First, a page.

Take the business of sacks. A sack gets fans jumping out of their seats. You lead the charge. You leap to your feet and everybody is into high-fiving and doing little special numbers. That's fun, although there's a "Gastineau rule" now that cuts down on sack dancing. The important thing is where a sack comes in a game. It's one thing in a close game when you stop a drive with it; it's another when the game is already decided. If you want to find out what kind of hitting a player is really doing, don't just look for his sack total. See how many tackles he makes. We have sack artists on our club who don't make too many tackles . . .
Last season I had more sacks than I ever had in any single season in college or the pros. I came within two of setting an NFL record. I wanted to get it badly in the last two games of the season, but I didn't. The important thing, though, was that in the several games where I didn't make big plays, where the offense worked like a good defense in stopping me, it didn't matter. Last season proved, if anyone needed proof, that stopping me didn't mean you stopped us . . .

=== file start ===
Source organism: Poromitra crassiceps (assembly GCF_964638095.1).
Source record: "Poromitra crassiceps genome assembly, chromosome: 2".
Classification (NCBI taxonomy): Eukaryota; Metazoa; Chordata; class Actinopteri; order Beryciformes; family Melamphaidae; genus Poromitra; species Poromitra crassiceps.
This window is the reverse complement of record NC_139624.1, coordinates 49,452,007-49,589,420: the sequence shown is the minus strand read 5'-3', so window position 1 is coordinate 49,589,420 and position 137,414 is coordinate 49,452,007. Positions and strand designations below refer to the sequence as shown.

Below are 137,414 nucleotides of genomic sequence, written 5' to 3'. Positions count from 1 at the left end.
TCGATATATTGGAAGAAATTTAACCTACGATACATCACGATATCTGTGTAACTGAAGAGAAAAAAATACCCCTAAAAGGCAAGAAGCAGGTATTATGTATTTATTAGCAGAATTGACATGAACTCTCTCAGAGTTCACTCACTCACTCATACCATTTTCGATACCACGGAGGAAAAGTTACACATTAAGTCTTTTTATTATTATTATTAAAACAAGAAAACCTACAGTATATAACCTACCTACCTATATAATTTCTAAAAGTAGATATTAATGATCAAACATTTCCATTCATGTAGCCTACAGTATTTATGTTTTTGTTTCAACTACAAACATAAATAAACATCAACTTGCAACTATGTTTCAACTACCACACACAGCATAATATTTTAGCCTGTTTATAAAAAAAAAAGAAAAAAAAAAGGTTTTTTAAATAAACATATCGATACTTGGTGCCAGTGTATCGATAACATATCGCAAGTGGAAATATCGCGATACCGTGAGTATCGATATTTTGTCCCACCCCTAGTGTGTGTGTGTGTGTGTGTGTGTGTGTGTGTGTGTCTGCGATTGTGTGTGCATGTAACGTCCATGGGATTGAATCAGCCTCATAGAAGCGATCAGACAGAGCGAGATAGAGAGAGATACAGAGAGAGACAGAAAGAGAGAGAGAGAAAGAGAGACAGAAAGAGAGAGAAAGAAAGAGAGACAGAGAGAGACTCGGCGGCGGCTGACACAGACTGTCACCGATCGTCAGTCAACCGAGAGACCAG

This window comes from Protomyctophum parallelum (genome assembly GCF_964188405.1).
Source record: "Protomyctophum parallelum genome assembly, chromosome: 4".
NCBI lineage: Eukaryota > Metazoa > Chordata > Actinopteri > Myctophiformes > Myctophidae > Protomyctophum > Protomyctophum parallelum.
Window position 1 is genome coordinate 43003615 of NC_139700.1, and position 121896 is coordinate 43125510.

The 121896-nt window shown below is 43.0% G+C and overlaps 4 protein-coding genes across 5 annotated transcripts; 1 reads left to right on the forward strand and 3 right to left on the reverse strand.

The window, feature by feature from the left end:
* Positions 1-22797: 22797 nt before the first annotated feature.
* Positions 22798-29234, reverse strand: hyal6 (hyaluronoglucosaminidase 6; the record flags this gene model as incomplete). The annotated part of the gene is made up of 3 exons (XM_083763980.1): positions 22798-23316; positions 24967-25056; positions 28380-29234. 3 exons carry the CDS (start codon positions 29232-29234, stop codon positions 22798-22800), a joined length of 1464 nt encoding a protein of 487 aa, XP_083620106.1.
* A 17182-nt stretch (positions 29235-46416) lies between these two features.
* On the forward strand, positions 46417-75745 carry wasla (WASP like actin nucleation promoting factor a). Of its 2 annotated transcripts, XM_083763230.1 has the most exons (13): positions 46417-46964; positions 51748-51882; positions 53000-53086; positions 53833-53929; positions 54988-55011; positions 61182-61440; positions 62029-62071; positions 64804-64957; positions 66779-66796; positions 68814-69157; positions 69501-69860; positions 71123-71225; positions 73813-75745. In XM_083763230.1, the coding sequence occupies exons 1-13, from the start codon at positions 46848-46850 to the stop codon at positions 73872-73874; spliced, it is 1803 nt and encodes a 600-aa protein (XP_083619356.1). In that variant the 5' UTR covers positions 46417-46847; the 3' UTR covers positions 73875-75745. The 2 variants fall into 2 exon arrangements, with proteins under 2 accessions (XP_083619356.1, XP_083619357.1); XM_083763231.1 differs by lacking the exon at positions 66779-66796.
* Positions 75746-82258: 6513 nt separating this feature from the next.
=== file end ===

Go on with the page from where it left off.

I didn't get my second sack until the fifth game of the season, against St. Louis. By then, I was feeling much more like my old self. I was off game film and out on the town, enjoying myself. I had to make compromises, of course, but I was myself again. I did what I wanted. If I wanted to drink, I drank. If I wanted to go out, I went out.
Most of all, I was who I was on the football field. I didn't change my approach to the game or to authority. I liked it when they called me crazy in 1981; I liked it just as much in 1987. I was no more a hero about practices and preparation than I ever had been. I quit doing weights. I'd go to sleep if a meeting got boring. I'd gun my car around but I was there on Sundays. And, oh yeah, there was no dope.
My recovery was not a recovery if I couldn't be myself.
I was pumped by every sack, every hit. Every game had this extraordinary personal pressure to keep it up, to be as good or better than before. There was no great fun in that. But the season happened to carry all of us beyond anything personal we were playing for. Next: Playing the Redskins